Apparently Mets GM Sandy Alderson was serious when he put second baseman Luis Castillo and left-hander Oliver Perez on notice in mid-December, saying “if they don’t earn their way on the team, they won’t be on the team.”
Buster Olney of ESPN.com wrote today in his Sunday notes column that the Mets have tried to trade Castillo all winter long and are now internally discussing the possibility of releasing him because no suitors have come forward. Perez might also get the boot if he shows no signs of progress during spring training.
Castillo, 35, batted just .235 with a .337 on-base percentage and a putrid .267 slugging percentage in 299 plate appearances last season. He did not homer and he collected just 17 RBI.
The Mets owe him $6 million this season in the final chapter of a four-year, $25 million agreement that was signed in mid-November of 2007. They would obviously rather move at least part of that salary to another team via trade, but no major league club is going to be interested in adding an aging and unproductive middle infielder, however cheap. Cutting ties, eating his salary and then moving on may be the best course of action.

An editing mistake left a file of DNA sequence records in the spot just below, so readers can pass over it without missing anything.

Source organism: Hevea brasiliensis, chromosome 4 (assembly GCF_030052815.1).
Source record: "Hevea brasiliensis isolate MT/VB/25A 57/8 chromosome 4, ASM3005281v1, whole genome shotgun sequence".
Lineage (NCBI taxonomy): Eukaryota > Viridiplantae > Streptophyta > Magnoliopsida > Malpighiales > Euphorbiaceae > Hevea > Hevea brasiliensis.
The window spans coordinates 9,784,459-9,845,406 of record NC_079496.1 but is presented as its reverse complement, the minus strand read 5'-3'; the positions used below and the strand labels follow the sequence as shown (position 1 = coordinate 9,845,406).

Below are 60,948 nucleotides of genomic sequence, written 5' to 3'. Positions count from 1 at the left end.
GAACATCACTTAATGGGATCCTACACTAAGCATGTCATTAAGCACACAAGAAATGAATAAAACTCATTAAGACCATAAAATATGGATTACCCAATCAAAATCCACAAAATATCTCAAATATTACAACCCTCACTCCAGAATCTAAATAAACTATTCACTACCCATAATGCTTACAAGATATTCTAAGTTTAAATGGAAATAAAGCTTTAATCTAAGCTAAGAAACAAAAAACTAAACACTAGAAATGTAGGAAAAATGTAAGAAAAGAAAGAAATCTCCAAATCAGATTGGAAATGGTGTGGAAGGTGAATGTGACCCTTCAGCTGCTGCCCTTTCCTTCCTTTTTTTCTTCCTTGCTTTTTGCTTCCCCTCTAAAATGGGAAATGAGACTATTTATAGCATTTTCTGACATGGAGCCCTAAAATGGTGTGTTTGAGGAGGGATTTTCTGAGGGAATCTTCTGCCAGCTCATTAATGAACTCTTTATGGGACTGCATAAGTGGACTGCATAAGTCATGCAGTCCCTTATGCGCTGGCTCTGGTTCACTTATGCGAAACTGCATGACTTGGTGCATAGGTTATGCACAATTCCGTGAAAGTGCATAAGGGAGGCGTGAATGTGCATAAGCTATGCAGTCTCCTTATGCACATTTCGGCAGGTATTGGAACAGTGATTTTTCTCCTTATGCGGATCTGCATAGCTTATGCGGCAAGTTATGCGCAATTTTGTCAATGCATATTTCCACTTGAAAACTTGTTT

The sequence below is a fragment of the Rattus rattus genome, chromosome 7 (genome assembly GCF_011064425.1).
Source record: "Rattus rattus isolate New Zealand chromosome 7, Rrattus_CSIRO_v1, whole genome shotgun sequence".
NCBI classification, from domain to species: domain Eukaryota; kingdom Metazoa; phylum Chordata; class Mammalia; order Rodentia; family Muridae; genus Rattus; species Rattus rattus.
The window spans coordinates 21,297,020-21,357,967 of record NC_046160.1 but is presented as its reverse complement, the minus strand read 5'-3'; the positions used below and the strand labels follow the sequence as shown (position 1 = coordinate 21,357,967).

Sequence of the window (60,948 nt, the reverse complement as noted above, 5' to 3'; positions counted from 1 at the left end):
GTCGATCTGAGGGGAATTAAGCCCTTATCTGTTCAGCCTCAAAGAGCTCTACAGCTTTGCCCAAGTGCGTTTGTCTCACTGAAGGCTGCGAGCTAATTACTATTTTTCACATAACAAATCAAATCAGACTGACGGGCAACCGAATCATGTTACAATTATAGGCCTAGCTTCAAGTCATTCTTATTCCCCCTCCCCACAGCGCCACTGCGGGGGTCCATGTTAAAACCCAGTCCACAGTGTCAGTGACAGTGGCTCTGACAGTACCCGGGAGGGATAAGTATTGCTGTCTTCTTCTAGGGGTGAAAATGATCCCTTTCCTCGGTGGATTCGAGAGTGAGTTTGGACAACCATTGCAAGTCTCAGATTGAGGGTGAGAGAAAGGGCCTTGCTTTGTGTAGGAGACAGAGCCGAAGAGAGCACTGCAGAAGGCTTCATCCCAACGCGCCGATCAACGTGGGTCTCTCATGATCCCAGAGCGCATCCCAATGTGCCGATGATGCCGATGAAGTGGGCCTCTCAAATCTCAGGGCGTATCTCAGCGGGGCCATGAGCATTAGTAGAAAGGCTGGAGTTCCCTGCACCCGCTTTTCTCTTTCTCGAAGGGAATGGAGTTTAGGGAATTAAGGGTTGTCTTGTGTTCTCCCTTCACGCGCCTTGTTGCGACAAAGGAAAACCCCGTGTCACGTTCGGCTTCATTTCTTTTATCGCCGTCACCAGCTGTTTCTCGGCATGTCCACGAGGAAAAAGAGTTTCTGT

Oft-injured pitcher Josh Johnson is retiring from baseball, ESPN’s Jerry Crasnick is reporting.
Johnson, 32, hasn’t pitched in the majors since 2013. The right-hander underwent his third Tommy John surgery in September 2015 but wasn’t able to bounce back.
Johnson spent most of his career with the Marlins, but also pitched for the Blue Jays in the big leagues, as well as the Padres in the minors. He retires with a career 3.40 ERA, 915 strikeouts across 998 innings in the majors, and two All-Star nominations. Johnson led the National League with a 2.30 ERA in 2010, finishing fifth in NL Cy Young Award balloting. One wonders what he could have accomplished if he was able to stay healthy.
The Angels are nearing a multi-year deal with free agent third baseman Luis Valbuena, Jeff Fletcher of the Orange County Register reports. It’s believed to be a two-year contract with a third-year option.
Valbuena, 31, hit .260/.357/.459 with 13 home runs and 40 RBI in 342 plate appearances in 2016. He missed most of the second half with a hamstring injury, for which he underwent surgery in late August.
Valbuena has played a majority of his career at third base, but also has extensive experience at second base and has racked up innings at first base and shortstop as well. He won’t play every day for the Angels, as Yunel Escobar lays claim to third base and C.J. Cron first base, but he will give them flexibility and a left-handed bat off the bench.